First published in KISS KISS, 1960.

Wednesday, 18 May 2011

The Devil's Rock appears to be on a roll

I’ve just returned from the annual Police Federation Conference in Bournemouth to the extraordinarily good news that we have now sold the US rights for The Devil's Rock.

Entertainment One have taken the plunge, and the deal they’ve struck with NZ Film covers not just the United States, but Canada as well.

This adds two new major territories to the three others where we’ve already managed to sell the movie – the UK, New Zealand and the Middle East. Apparently offers were also received during the Cannes Festival for other key territories, though no details can be revealed about those just yet.

There’s a bit more info about this big development HERE, though it's only a snippet.

Obviously these are exciting times. On Monday morning, I was interviewed by the delightful Heather Stott on BBC Radio Manchester. I was a bit nervous, but in the 15 minutes I was allocated – which was a pretty generous slot, given that I was primarily there to promote my own movie – we covered quite a lot of stuff; the background to the film, not to mention my own personal history, (much of it as a copper around Manchester), and so on.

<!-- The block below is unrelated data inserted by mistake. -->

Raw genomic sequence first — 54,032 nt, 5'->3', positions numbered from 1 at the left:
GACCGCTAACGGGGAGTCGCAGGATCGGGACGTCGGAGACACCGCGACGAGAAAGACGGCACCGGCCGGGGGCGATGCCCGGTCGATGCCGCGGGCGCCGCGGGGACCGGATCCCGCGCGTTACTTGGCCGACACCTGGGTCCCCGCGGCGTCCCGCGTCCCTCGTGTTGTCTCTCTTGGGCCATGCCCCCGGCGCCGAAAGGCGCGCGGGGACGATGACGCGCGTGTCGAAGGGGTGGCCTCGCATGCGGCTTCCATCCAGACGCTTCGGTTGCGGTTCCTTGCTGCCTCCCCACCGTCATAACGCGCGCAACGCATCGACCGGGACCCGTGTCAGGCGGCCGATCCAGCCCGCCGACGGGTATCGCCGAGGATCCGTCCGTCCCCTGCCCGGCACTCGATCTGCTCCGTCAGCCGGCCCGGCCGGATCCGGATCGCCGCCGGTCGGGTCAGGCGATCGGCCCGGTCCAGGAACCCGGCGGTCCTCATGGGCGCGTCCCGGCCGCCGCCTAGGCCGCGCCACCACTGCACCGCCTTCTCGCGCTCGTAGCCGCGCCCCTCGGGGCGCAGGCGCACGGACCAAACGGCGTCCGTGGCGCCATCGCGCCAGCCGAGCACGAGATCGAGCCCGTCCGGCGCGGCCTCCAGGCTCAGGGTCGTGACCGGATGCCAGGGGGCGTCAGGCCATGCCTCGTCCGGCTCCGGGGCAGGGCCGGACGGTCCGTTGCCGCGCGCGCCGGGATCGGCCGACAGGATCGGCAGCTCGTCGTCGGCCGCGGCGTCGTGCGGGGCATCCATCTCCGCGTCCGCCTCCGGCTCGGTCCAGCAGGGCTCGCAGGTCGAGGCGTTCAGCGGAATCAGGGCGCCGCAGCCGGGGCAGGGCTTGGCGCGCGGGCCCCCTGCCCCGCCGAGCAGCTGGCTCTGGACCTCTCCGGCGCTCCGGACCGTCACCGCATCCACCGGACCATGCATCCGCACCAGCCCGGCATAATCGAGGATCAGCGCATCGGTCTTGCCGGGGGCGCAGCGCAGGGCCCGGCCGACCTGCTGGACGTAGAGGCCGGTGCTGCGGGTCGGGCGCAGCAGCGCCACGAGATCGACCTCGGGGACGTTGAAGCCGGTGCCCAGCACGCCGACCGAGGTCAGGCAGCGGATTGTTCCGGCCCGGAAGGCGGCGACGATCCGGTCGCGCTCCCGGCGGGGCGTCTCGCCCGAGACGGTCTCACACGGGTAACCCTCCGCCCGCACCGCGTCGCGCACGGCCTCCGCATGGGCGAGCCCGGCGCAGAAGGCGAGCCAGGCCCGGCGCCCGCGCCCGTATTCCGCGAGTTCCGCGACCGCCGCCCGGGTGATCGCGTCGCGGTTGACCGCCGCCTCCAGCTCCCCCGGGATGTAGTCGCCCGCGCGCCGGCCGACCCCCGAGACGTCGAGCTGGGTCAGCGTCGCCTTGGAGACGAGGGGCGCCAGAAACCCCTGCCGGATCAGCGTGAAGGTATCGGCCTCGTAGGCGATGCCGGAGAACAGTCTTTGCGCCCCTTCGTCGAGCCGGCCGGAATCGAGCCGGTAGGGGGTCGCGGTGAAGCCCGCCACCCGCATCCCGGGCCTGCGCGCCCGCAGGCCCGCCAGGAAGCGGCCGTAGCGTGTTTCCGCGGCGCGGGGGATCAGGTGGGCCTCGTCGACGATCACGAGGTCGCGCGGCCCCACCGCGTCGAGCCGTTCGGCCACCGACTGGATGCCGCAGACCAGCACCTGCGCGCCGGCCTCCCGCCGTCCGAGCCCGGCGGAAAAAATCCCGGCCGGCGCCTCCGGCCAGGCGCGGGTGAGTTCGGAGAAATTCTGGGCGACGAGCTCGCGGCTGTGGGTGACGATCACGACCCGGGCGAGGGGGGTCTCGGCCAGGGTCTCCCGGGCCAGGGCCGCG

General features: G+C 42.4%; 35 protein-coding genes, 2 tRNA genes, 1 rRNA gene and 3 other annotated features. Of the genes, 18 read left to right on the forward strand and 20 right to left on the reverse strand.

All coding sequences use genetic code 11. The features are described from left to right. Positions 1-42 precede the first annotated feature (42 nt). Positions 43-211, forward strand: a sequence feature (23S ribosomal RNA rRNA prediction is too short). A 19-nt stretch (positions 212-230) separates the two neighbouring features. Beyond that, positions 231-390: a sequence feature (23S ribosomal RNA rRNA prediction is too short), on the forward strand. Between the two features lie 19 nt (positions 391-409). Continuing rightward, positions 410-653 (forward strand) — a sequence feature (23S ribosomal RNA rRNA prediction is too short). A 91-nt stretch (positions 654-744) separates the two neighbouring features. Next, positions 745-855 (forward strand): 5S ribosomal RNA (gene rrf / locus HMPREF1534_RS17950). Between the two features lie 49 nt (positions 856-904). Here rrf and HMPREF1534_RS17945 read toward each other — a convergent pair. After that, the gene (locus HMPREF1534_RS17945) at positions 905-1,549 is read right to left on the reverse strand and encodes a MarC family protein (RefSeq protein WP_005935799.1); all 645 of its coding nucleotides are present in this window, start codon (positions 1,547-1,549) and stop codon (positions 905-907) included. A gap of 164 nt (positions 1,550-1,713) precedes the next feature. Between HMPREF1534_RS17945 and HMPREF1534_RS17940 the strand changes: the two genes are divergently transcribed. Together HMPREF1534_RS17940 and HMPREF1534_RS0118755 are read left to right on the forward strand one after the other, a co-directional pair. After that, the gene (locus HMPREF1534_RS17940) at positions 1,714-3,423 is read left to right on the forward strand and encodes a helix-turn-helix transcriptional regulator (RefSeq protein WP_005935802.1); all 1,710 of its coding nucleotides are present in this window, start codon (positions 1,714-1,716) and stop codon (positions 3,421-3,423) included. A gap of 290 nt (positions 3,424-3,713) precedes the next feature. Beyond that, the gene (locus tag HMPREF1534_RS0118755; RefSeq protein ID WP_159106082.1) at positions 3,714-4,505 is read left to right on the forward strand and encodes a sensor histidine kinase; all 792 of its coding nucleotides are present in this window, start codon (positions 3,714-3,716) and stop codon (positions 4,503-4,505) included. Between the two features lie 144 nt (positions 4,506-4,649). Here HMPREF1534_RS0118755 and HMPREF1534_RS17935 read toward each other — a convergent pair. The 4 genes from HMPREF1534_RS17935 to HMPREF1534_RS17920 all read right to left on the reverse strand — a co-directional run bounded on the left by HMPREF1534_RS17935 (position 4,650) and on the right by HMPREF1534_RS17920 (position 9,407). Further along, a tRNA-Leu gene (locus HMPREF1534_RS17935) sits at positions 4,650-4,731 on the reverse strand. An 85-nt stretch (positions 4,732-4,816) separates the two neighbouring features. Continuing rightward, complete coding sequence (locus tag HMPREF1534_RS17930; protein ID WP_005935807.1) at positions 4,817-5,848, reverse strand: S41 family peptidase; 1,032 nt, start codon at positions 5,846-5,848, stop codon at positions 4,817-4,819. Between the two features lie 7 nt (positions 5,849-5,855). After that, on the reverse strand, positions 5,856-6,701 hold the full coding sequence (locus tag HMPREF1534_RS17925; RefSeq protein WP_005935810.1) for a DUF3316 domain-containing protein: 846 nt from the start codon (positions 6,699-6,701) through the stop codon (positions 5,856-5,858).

If anyone’s interested, there’s an edited transcript of the interview HERE.

Be quick though. I’m not sure how long that one will stay up.

Pictured above: director of The Devil's Rock, Paul Campion, and one of its stars, Gina Varela. You've seen enough pictures of me, so I'll not bother sticking another one on. Besides, compared to those two handsome devils, I'd probably crack your computer screen.

Sunday, 15 May 2011

"Hellgirl" or "Saw with swastikas"? Nice.

"Overwhelmingly positive!"

That's what I'm hearing from Cannes at the moment in terms of audience response to THE DEVIL'S ROCK, which had its first screening on Friday evening, and goes in front of another eager crowd of festival-goers later today.

Apparently the Friday screening was so popular that the theatre doors had to be locked with a significant number of disappointed attendees still outside.

It all sounds excellent, but of course you've got to keep your feet on the ground with regard to these things. As Caesar said to Mark Anthony, "Tha ne'er knows when'th mob can turn against you, lad!"

That said, the first official review of the film is also very encouraging. It comes from Alan Jones writing on http://www.shocktillyoudrop.com/news/topnews.php?id=19165